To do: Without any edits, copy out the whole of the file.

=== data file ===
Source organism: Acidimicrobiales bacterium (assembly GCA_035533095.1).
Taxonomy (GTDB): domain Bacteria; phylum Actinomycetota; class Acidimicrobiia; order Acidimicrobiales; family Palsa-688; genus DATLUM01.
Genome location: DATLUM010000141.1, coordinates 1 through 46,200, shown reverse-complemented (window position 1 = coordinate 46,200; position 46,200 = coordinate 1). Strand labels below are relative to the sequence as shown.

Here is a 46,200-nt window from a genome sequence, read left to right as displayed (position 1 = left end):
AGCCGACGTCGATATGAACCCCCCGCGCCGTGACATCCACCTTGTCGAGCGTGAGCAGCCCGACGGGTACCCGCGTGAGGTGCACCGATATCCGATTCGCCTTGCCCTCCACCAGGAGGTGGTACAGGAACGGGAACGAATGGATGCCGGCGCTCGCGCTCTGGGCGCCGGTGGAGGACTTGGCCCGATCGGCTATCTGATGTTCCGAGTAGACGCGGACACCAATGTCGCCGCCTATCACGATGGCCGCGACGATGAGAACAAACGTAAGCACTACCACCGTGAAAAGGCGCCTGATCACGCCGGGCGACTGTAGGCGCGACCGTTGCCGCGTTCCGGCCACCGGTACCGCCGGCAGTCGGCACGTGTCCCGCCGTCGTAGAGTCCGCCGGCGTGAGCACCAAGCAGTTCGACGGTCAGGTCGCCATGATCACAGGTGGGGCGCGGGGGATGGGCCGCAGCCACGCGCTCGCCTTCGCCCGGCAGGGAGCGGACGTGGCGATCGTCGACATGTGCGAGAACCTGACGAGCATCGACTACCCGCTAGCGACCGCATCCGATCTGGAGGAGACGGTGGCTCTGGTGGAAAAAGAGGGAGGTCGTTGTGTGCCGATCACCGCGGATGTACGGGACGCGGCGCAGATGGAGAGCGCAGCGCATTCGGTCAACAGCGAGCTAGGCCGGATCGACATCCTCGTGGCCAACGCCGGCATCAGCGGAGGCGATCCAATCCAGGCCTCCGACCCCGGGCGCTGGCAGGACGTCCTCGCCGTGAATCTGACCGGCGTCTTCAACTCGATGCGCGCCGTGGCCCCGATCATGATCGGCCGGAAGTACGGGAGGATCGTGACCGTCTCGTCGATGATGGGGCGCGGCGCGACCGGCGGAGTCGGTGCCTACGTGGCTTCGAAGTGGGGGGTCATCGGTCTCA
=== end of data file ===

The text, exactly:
Source organism: Acidimicrobiales bacterium (assembly GCA_035533095.1).
Taxonomy (GTDB): domain Bacteria; phylum Actinomycetota; class Acidimicrobiia; order Acidimicrobiales; family Palsa-688; genus DATLUM01.
Genome location: DATLUM010000141.1, coordinates 1 through 46,200, shown reverse-complemented (window position 1 = coordinate 46,200; position 46,200 = coordinate 1). Strand labels below are relative to the sequence as shown.

Here is a 46,200-nt window from a genome sequence, read left to right as displayed (position 1 = left end):
AGCCGACGTCGATATGAACCCCCCGCGCCGTGACATCCACCTTGTCGAGCGTGAGCAGCCCGACGGGTACCCGCGTGAGGTGCACCGATATCCGATTCGCCTTGCCCTCCACCAGGAGGTGGTACAGGAACGGGAACGAATGGATGCCGGCGCTCGCGCTCTGGGCGCCGGTGGAGGACTTGGCCCGATCGGCTATCTGATGTTCCGAGTAGACGCGGACACCAATGTCGCCGCCTATCACGATGGCCGCGACGATGAGAACAAACGTAAGCACTACCACCGTGAAAAGGCGCCTGATCACGCCGGGCGACTGTAGGCGCGACCGTTGCCGCGTTCCGGCCACCGGTACCGCCGGCAGTCGGCACGTGTCCCGCCGTCGTAGAGTCCGCCGGCGTGAGCACCAAGCAGTTCGACGGTCAGGTCGCCATGATCACAGGTGGGGCGCGGGGGATGGGCCGCAGCCACGCGCTCGCCTTCGCCCGGCAGGGAGCGGACGTGGCGATCGTCGACATGTGCGAGAACCTGACGAGCATCGACTACCCGCTAGCGACCGCATCCGATCTGGAGGAGACGGTGGCTCTGGTGGAAAAAGAGGGAGGTCGTTGTGTGCCGATCACCGCGGATGTACGGGACGCGGCGCAGATGGAGAGCGCAGCGCATTCGGTCAACAGCGAGCTAGGCCGGATCGACATCCTCGTGGCCAACGCCGGCATCAGCGGAGGCGATCCAATCCAGGCCTCCGACCCCGGGCGCTGGCAGGACGTCCTCGCCGTGAATCTGACCGGCGTCTTCAACTCGATGCGCGCCGTGGCCCCGATCATGATCGGCCGGAAGTACGGGAGGATCGTGACCGTCTCGTCGATGATGGGGCGCGGCGCGACCGGCGGAGTCGGTGCCTACGTGGCTTCGAAGTGGGGGGTCATCGGTCTCA